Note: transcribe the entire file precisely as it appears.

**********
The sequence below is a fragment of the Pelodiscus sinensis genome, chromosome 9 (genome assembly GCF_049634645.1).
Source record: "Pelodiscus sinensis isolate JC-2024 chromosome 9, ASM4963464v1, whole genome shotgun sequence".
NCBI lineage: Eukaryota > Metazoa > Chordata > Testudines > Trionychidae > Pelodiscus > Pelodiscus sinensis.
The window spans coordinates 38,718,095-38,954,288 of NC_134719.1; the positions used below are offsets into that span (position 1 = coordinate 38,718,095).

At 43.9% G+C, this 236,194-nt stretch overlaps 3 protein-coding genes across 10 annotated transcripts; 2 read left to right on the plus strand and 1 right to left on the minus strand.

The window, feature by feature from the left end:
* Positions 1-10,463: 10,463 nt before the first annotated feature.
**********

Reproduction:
The sequence below is a fragment of the Pelodiscus sinensis genome, chromosome 9 (genome assembly GCF_049634645.1).
Source record: "Pelodiscus sinensis isolate JC-2024 chromosome 9, ASM4963464v1, whole genome shotgun sequence".
NCBI lineage: Eukaryota > Metazoa > Chordata > Testudines > Trionychidae > Pelodiscus > Pelodiscus sinensis.
The window spans coordinates 38,718,095-38,954,288 of NC_134719.1; the positions used below are offsets into that span (position 1 = coordinate 38,718,095).

At 43.9% G+C, this 236,194-nt stretch overlaps 3 protein-coding genes across 10 annotated transcripts; 2 read left to right on the plus strand and 1 right to left on the minus strand.

The window, feature by feature from the left end:
* Positions 1-10,463: 10,463 nt before the first annotated feature.